Botswana’s foreign reserves have dwindled yet again from P74.7billion in June 2017 to P74.3billion in June 2018.
Bank of Botswana’s Monetary Policy report which is the source of the current statistics attributed this 0.5 percent decrease to foreign exchange outflows.
From the report, “In USD terms, the reserves decreased by 2.7 percent from USD7.3 billion in June 2017 to USD7.1 billion in June 2018. The reserves decreased by 1.9 percent in SDR terms from SDR5.2 billion to SDR5.1 billion in the same period. The import covers for goods and services as at the end of June 2018 was 18.3 months.”
The current account continues to record a surplus, mainly driven by the Southern African Customs Union (SACU) receipts.
However, the surplus in the first quarter of 2018 was lower compared to that recorded in the corresponding quarter in 2017 due to the decrease in the value of diamond exports.
In his budget speech in February this year, Finance Minister Kenneth Matambo, the level of foreign exchange reserves decreased by 4.0 percent from P76.8 billion in December 2016 to P73.7 billion in December 2017. At this level, the foreign exchange reserves were equivalent to 16.1 months of imports of goods and services. Measured in terms of the US dollars and the IMF’s Special Drawing Rights (SDR), the foreign reserves stood at USD7.5 billion or SDR5.3 billion in December 2017.
Commenting on the matter, Barclays Bank Botswana Economist, Naledi Madala, said three months’ import cover is typically seen as the lowest safe level. She adds, “although far below the levels held before the financial crisis (e.g foreign reserves represented 28 months cover for 2007 imports of goods and services) the current levels are adequate to prevent the economy from shocks.”
The foreign reserves diminish is not only immune to Botswana, as we look into South Africa’s gross foreign reserves which has dropped to USD 49.85 billion in August of 2018 from USD 50.51 billion in a month earlier and marking the smallest figure since April. The decline reflected the fall in the US dollar gold price, the appreciation of the US dollar against most currencies and the foreign exchange swaps conducted for liquidity management purpose. Foreign Exchange Reserves in South Africa averaged 29579.14 USD Million from 1998 until 2018, reaching an all time high of 51889 USD Million in February of 2012 and a record low of 5316 USD Million in September of 1998.
On the exchange rates developments, for 2018, the Bank of Botswana’s implementation of the exchange rate policy- the basket weights of the Pula at 45 percent for the South African rand and 55 percent for the SDR and a 0.3 percent downward rate of crawl. A gradual downward adjustment of the annual rate of crawl seeks to minimise the risk of a further appreciation of the real effective exchange rate (REER). Bilaterally, the Pula appreciated by 0.4 percent against the South African rand, but depreciated by 0.5 percent against the SDR over the twelve months to July 2018. Over the same period, it depreciated by 0.8 percent against the British pound, 0.7 percent against the US dollar, 0.6percent against the euro and 0.1 percent against the Japanese yen, while it appreciated by 0.9 percent against the Chinese renminbi.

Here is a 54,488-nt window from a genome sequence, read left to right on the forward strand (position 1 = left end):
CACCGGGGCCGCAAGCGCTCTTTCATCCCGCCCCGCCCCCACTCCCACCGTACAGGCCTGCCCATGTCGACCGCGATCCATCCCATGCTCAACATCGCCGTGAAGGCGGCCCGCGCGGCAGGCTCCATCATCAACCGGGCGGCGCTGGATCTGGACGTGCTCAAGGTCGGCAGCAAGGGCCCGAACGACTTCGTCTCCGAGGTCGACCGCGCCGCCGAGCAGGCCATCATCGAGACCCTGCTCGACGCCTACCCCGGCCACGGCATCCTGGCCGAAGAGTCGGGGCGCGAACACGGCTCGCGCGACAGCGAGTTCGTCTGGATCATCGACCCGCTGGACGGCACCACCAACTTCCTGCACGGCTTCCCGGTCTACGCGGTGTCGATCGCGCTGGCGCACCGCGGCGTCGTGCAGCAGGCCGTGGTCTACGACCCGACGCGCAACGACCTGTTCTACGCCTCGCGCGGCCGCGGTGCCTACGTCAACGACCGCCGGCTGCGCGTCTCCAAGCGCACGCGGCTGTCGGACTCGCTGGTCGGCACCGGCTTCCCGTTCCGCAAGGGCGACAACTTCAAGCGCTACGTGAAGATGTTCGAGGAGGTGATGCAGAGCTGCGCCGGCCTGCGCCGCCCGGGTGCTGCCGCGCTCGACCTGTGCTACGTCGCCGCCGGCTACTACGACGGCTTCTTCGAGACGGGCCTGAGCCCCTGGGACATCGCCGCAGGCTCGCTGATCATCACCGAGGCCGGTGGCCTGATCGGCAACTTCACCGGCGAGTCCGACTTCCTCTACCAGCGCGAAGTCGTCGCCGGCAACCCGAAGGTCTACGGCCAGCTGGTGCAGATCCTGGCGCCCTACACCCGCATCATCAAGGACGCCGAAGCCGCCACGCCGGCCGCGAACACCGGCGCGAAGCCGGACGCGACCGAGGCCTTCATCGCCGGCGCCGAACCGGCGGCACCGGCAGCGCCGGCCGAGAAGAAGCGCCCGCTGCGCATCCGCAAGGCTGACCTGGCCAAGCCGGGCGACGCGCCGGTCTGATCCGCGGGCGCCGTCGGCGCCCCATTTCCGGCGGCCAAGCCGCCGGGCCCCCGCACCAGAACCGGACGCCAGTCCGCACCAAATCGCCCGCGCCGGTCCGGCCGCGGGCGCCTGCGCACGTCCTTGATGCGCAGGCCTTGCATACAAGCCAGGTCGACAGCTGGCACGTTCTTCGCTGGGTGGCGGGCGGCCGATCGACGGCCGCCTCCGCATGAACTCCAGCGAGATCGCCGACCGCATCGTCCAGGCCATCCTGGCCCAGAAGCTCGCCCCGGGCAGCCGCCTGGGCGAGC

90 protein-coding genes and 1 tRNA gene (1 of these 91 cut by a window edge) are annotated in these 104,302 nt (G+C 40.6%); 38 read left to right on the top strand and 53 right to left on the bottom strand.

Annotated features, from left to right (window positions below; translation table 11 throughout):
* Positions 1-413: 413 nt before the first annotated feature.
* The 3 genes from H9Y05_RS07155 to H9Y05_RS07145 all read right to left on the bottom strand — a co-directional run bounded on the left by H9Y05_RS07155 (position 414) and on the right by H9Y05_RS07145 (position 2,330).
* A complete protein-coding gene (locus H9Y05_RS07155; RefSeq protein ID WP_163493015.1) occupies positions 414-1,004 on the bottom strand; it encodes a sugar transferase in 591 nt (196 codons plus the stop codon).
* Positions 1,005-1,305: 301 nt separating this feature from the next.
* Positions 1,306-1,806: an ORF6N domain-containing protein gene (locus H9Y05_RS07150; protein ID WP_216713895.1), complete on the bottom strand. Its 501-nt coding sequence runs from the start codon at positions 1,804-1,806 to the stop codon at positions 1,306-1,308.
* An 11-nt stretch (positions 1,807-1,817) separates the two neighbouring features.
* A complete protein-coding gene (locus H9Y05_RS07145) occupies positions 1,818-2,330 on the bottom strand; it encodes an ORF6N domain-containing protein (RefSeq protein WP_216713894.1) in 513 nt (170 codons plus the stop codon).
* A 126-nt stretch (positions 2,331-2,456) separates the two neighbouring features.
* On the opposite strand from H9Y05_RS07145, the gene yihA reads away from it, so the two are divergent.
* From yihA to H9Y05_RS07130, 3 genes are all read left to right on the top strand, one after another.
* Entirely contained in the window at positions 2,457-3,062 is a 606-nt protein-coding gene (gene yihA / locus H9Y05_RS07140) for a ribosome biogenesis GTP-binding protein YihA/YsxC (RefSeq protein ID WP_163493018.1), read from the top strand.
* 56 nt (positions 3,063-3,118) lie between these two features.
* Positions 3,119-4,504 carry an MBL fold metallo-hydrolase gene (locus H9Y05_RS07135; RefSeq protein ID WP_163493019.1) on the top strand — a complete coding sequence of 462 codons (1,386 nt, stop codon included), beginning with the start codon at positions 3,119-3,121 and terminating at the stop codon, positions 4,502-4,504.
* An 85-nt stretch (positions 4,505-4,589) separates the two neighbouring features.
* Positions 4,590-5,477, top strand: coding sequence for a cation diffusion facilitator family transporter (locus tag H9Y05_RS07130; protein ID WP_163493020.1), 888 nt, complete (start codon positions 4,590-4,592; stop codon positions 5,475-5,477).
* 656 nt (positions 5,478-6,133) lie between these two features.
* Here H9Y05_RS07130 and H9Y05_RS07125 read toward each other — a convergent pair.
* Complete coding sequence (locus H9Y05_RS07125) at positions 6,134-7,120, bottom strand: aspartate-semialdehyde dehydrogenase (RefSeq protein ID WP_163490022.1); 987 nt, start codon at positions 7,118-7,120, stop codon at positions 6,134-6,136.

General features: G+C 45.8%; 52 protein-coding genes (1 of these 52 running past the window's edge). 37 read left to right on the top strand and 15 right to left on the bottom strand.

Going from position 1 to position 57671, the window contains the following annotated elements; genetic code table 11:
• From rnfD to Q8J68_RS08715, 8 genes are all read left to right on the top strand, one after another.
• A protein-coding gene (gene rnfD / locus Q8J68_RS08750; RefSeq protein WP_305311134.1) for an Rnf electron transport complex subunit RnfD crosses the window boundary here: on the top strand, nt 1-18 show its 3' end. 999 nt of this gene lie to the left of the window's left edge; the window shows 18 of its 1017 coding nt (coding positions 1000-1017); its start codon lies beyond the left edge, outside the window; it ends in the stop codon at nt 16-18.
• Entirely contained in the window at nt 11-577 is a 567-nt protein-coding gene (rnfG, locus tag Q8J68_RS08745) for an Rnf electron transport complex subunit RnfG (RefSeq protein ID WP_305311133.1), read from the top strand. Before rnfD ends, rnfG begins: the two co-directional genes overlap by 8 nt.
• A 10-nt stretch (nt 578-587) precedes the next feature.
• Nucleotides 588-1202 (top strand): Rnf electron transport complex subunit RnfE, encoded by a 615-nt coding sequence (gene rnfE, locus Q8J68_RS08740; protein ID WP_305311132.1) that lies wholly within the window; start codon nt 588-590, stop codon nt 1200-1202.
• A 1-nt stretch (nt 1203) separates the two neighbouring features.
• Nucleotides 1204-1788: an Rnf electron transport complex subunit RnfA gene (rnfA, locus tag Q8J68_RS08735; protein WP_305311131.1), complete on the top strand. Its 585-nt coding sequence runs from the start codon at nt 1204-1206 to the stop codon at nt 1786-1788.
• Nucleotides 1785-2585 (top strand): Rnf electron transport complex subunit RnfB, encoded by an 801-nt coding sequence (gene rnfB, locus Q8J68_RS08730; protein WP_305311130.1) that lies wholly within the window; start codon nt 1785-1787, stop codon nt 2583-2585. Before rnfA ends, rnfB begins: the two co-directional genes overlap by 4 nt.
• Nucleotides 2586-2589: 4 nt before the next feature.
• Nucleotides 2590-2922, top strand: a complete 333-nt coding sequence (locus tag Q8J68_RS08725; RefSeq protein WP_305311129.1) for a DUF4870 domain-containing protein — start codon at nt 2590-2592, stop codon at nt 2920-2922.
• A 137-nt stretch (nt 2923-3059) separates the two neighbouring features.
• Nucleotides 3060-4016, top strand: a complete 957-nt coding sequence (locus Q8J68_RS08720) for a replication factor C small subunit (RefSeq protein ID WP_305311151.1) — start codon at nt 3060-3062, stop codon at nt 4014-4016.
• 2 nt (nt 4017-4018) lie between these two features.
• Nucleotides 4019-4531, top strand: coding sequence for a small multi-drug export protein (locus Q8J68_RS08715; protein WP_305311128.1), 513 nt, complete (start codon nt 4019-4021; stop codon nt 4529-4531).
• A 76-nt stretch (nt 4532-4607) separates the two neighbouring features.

The movement of the Pula against the constituent SDR currencies largely reflects the performance of the South African rand against the SDR currencies.
In the same review period, the rand depreciated against the SDR (by 0.9 percent) and all its constituent currencies, except the Chinese renminbi. It depreciated by 1.2 percent against both the British pound and the US dollar, 1 percent against the euro and 0.5 percent against the Japanese yen, while it appreciated by 0.4 percent against the Chinese renminbi. The rand depreciated against major currencies due to the global investor risk aversion amidst the emerging trade war between the United States and other countries (such as China, EU countries and Russia). This, in turn, resulted in major financial outflows from emerging markets towards developed economies. South Africa is one of the most vulnerable emerging market economies to market re-adjustments. Furthermore, the rand weakened as investors continued to reposition long-term investment from risky assets in favour of investments in safe haven currencies such as the US dollar and Swiss franc.
The dramatic sell-off of Emerging Markets currencies in recent months has been on the back of broad-based USD strength, tightening global monetary conditions, subdued commodity prices and escalating global trade tensions. According to Madala, the ZAR and the TRY (Turkish Lira) in this case have been particularly hard hit, because both currencies have sizeable twin deficits, which become very onerous to fund when there is flight to quality. Indeed, the ZAR is falling victim to both equity and bond portfolio outflows, not to mention that foreign bond holders are not reinvesting their coupons either in SA. She concludes that, “although we believe that the SA market is too hawkish on policy rates and worry that many South African exporters have already repatriated their USD earnings, we believe that a lot of bad news is already priced into the ZAR at current levels. Therefore, we believe that the ZAR will recover from current levels by year end.” Given the link between the Pula and the ZAR the Pula weakness against the USD should also improve.